What Filament to Use?

What Filament to Use?

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What Filament to Use?


With so many materials on the 3D Printing consumer market, it can be tough to distinguish between what materials are best suited for various projects. Over this guide, we'll walk through our decision-making process on what material to use. For the sake of keeping this article short and effective, we'll be sticking to the three most common materials: PLA, ABS, & PETG. While other materials like Nylon and PC can be a good fit for the described projects, they often require special equipment and enclosures to print. So we'll be leaving these out from this article. 
  • Before We Start
  • PLA
  • PETG
  • ABS

Before We Start

Before we jump into the individual materials, it's going to be essential to know the difference between the following mechanical properties:

  • Ductility: Ability of material which allows them to deform plastically under tension
  • Tensile Strength: Ability of a material to resist a force that tends to pull it apart.
  • Impact Resistance: Ability of a material to withstand intense force or shock applied to it over a short period of time.

    PLA (Polylactic Acid)

    PLA is the most commonly used material for its ease of use, price, and wide availability. However, its mechanical properties are often written off, and we think it is extremely underrated. While it does have downsides, like a low melting temperature, and violent shearing, it can hold its own when it comes to stiffness and tensile strength. PLA is the stiffest of the 3 materials, making it the best material of choice for frames, mounts, and other components that require minimal deflection. Out of the three materials, it also features the highest tensile strength, making it the best material for prints with tension forces like handles, hooks, and gears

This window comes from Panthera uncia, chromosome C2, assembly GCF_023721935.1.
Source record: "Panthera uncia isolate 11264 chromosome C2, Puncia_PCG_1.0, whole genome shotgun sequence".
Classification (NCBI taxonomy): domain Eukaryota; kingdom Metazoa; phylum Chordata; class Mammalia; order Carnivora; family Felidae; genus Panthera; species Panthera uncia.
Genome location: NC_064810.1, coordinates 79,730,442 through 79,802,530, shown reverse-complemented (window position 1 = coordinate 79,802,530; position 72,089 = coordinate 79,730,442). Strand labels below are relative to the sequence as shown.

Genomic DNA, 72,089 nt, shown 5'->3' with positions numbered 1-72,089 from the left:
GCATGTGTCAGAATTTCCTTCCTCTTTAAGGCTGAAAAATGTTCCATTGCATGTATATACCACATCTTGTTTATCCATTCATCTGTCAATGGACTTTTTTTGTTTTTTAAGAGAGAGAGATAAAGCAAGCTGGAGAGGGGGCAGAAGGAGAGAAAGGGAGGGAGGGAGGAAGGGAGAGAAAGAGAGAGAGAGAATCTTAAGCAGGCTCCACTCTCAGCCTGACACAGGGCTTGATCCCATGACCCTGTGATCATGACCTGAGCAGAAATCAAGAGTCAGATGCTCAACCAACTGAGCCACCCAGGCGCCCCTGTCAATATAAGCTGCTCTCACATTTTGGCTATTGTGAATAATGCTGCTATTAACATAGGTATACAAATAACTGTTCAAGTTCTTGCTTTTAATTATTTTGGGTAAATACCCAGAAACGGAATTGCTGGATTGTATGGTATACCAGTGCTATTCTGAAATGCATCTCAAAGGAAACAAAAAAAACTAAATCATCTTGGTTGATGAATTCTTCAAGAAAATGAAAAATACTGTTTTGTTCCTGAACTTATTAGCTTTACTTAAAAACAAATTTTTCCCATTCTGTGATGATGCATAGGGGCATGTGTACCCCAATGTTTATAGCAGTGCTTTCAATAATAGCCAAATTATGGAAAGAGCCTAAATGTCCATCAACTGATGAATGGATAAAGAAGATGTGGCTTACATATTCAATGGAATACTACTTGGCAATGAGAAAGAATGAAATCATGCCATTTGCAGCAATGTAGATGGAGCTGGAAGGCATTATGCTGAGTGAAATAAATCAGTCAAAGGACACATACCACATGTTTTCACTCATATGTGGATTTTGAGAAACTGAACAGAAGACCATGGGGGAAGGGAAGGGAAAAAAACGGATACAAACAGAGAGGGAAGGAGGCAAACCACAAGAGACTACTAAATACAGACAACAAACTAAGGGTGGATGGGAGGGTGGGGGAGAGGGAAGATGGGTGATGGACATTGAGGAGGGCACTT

Modified PLA'S

     The market is filled with modified PLA's that alter materials' looks and material properties. Usually, modified materials like Silk PLA lead to significantly weakened material properties. Some exceptions include PLA+, which features added ABS or even our own Matte PLA that looks great while increasing tensile strength by 35% and impact resistance by 40%!


    PETG (Polyethylene Terephthalate Glycol)

    PETG is the most recent of these contenders, just coming into popularity these last few years. It's become famous for its easier-than-ABS print settings and ductility. While featuring the worst stiffness and tensile strength of the three materials, its ductility allows you to create parts that can take abuse without failing. Its ductility enables it to have higher impact resistance than PLA, albeit lower than ABS. Notably, PETG also features a higher temperature resistance than PLA and is the superior material out of the 3 for outdoor applications.


    ABS (Acrylonitrile Butadiene Styrene)

    ABS is the OG of printing filaments, even before PLA. Its love in the injection molding industry made it a no-brainer for 3D printing despite all the printing headaches. ABS is the toughest of the three materials to print as it enjoys high nozzle, bed, and ambient temperatures. Without the 3, ABS likes to warp itself off any print bed and delaminate layers. However, when printing right, it dominates in impact resistance and features good stiffness and tensile strength, only beat by PLA. It also features the highest temperature resistance of the three. This material is best used for applications where many impacts are expected (Battle Bots, anyone?)


    My Favourite Material

    All three materials have their pros and cons. However, PLA is my favorite, giving you the absolute best aesthetics with respectable mechanical properties. Printing with our Matte PLA has given us functional parts while maintaining attractive looks. This magnetic iPad mount has been in use for two years now and still looks the same as when we popped it off the build plate. What material is your favorite? What material do you find yourself printing with most often?

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